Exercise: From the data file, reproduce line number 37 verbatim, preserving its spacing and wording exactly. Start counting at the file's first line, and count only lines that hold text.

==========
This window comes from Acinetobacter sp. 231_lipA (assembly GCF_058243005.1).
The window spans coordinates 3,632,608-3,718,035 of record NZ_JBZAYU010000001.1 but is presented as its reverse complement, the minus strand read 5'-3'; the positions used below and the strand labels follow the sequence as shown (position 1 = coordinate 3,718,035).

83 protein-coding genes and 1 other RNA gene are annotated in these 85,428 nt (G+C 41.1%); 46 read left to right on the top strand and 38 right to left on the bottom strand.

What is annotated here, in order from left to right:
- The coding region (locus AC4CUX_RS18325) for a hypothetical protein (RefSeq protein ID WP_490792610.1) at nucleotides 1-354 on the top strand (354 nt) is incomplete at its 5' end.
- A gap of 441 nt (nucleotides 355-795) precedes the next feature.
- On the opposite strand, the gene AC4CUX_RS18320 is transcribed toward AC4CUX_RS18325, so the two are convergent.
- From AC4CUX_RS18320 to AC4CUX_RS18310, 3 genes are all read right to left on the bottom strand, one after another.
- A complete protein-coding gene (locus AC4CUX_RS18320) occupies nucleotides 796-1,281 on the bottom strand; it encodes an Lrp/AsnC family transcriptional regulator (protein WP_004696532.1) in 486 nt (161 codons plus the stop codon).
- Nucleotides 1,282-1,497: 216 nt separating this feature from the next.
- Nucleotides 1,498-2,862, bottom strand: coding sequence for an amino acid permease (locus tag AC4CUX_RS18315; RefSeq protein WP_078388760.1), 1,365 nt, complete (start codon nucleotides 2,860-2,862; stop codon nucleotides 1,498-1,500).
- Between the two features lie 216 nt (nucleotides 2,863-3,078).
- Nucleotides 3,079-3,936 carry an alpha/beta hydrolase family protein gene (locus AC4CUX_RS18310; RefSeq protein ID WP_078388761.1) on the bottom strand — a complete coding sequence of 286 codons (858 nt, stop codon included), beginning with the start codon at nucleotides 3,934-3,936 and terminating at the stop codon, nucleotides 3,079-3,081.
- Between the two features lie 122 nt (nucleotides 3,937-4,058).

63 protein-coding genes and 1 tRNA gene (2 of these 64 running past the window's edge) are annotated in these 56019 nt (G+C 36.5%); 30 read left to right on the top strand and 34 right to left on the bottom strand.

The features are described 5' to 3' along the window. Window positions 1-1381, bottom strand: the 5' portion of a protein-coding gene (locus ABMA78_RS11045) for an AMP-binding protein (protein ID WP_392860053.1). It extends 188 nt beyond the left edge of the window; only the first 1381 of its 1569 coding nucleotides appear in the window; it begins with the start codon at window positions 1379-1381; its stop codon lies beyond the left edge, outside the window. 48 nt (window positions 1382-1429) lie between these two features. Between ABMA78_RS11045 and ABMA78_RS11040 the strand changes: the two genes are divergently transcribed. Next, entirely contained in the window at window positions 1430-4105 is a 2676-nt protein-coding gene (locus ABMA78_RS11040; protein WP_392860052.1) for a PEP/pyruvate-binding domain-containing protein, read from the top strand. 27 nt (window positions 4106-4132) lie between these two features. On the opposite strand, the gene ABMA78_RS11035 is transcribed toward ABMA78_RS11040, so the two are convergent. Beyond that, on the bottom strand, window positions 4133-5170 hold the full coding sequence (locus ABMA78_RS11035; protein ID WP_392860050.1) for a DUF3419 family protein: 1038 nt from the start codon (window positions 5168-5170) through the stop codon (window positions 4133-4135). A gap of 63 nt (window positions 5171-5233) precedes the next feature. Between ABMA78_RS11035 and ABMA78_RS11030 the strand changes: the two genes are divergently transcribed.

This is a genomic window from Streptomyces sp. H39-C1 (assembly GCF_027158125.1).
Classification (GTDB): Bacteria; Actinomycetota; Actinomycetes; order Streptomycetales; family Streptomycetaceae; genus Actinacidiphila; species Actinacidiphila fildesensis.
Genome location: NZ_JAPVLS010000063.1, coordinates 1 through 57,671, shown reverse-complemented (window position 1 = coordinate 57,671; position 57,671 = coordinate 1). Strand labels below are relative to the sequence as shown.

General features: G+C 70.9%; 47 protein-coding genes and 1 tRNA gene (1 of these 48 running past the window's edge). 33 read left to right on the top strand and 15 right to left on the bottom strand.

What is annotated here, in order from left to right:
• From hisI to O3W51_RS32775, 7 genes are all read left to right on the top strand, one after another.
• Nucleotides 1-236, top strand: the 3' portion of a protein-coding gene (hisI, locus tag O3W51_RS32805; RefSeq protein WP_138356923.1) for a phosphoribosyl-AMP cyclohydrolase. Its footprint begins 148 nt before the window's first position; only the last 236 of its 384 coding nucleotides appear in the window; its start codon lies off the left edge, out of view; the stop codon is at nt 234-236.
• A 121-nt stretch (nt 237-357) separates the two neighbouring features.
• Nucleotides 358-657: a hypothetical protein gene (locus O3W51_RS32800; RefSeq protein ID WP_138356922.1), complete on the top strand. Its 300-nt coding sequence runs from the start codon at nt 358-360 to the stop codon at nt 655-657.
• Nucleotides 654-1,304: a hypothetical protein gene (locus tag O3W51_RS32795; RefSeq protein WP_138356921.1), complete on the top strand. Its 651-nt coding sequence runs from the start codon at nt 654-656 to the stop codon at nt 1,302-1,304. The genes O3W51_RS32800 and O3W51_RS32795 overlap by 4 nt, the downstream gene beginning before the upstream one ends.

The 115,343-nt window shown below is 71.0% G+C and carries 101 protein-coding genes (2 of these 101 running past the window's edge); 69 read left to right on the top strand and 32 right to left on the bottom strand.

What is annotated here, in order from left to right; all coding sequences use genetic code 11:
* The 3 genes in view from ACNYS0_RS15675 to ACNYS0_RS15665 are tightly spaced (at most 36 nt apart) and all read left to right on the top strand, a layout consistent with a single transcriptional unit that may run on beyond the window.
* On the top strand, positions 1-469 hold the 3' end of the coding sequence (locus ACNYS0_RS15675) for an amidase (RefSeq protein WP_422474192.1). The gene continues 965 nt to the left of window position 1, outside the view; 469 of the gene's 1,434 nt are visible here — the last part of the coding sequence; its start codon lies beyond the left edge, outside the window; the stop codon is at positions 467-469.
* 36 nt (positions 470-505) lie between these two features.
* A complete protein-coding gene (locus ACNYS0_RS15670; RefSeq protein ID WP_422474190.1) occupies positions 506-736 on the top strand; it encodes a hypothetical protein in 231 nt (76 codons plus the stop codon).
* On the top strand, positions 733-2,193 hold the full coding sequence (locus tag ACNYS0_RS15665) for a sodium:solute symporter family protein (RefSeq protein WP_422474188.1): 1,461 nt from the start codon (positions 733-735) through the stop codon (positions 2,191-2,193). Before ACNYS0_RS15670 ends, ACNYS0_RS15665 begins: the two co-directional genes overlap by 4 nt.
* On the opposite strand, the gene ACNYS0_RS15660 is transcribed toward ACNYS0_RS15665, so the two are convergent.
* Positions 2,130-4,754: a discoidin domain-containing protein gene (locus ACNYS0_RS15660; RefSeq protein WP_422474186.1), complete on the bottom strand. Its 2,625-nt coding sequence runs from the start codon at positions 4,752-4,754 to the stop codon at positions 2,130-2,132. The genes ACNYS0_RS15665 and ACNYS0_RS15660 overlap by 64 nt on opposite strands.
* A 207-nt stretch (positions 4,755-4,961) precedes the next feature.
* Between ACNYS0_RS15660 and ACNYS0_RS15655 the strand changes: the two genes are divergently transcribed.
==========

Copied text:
* Between ACNYS0_RS15660 and ACNYS0_RS15655 the strand changes: the two genes are divergently transcribed.